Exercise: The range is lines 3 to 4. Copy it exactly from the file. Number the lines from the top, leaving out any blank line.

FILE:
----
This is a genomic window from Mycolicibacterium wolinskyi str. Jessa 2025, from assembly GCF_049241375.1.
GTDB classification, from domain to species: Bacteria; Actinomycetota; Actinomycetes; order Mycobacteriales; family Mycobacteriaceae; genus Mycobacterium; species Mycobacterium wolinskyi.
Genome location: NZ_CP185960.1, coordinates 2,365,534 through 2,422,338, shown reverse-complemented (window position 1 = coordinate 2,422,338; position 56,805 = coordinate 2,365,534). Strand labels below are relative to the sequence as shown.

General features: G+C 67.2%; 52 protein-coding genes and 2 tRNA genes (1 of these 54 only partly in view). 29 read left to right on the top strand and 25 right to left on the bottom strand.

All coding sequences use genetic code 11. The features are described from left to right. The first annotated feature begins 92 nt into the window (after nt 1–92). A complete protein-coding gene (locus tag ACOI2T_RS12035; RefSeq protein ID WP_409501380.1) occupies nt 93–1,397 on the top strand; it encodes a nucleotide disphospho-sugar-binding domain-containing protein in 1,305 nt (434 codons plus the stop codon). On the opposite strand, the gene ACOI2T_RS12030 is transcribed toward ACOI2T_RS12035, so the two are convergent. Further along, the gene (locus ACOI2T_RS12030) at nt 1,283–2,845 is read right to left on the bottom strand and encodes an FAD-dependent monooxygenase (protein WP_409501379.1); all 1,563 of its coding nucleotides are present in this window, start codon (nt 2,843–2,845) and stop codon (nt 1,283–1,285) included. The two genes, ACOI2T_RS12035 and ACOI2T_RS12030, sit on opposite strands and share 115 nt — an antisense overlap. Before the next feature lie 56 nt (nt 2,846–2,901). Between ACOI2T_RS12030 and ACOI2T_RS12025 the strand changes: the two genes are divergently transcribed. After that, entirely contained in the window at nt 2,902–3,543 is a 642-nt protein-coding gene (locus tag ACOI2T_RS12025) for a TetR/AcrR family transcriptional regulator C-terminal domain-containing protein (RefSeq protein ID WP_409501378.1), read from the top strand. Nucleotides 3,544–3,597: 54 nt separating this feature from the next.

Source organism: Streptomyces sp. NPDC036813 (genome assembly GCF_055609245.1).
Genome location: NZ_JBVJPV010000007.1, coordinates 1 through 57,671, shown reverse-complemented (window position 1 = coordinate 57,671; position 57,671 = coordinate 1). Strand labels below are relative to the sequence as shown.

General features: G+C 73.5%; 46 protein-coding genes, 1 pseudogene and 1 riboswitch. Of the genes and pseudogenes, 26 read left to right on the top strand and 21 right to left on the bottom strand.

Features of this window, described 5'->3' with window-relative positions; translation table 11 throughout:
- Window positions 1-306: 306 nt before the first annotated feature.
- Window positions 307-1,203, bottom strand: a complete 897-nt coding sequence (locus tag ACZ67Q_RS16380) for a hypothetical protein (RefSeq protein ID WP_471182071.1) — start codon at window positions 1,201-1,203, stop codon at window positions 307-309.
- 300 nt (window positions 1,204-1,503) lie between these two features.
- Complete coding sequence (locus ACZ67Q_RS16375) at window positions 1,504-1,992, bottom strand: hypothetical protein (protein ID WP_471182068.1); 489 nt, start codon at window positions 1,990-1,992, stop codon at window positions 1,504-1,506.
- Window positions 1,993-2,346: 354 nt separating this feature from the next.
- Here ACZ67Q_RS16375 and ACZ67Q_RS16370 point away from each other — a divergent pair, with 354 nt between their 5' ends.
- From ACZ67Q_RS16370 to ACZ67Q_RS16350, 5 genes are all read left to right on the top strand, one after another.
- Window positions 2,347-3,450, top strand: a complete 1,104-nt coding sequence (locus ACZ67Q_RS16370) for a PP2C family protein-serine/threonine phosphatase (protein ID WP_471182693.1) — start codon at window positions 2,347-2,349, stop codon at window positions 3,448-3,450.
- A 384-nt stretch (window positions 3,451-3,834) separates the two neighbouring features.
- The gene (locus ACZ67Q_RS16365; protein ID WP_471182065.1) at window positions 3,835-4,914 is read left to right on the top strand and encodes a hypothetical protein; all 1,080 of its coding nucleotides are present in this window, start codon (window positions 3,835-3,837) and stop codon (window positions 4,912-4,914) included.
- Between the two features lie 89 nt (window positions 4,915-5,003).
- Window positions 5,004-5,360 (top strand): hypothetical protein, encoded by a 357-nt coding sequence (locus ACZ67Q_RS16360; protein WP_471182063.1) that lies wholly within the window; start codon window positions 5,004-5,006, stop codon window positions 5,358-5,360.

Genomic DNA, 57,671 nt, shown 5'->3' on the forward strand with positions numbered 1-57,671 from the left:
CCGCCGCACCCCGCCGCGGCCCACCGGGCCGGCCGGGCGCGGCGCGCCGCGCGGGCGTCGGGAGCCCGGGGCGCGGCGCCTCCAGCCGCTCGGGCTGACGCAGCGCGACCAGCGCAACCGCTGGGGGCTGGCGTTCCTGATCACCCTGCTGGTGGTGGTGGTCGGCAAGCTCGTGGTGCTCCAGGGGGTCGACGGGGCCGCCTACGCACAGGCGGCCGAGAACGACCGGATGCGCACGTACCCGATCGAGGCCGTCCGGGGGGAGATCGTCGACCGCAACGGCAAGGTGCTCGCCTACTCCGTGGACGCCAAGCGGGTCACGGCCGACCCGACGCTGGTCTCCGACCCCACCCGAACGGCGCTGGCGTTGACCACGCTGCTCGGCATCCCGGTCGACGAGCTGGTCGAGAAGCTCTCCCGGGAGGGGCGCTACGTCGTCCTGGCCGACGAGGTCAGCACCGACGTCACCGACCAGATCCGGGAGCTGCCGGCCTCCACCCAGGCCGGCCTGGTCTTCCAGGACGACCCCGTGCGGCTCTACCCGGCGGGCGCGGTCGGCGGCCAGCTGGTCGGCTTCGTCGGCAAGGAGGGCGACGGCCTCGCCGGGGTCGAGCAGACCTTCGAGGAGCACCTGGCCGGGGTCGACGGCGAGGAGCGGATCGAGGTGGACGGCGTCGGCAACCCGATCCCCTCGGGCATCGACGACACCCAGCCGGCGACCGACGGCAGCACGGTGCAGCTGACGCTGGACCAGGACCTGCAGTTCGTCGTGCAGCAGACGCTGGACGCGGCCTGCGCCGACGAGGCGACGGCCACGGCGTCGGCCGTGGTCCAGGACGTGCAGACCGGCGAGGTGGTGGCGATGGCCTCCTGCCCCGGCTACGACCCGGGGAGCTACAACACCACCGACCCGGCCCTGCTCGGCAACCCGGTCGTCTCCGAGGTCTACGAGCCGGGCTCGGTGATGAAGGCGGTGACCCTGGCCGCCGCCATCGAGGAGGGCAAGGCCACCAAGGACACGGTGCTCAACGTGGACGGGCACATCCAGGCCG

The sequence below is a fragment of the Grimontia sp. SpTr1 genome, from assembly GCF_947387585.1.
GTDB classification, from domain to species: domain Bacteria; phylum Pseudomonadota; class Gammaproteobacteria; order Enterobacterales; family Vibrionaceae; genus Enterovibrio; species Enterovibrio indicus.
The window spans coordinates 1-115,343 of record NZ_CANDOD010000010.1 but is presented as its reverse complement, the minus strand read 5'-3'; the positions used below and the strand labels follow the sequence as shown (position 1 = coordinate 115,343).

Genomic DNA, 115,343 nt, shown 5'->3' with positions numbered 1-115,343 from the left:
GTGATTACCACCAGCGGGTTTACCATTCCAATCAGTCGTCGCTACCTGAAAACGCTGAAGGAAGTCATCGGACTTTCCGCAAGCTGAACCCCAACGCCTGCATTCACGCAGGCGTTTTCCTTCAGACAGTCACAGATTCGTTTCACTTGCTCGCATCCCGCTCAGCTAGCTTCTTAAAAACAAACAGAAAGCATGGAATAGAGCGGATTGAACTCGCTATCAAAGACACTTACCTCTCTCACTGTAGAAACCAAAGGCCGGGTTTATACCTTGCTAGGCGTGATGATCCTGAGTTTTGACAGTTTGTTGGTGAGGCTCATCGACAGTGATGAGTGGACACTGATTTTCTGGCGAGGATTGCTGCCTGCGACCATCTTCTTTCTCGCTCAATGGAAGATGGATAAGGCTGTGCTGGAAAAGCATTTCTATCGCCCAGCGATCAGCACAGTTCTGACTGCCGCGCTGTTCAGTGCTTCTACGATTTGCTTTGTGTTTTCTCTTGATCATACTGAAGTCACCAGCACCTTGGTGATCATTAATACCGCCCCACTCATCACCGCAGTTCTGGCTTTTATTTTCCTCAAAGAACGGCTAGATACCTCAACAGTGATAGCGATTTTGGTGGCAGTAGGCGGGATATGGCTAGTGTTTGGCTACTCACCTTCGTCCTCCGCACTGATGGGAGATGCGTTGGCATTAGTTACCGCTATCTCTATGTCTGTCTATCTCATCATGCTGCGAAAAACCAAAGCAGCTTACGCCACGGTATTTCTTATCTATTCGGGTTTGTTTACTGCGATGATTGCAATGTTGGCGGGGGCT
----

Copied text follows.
Genome location: NZ_CP185960.1, coordinates 2,365,534 through 2,422,338, shown reverse-complemented (window position 1 = coordinate 2,422,338; position 56,805 = coordinate 2,365,534). Strand labels below are relative to the sequence as shown.

General features: G+C 67.2%; 52 protein-coding genes and 2 tRNA genes (1 of these 54 only partly in view). 29 read left to right on the top strand and 25 right to left on the bottom strand.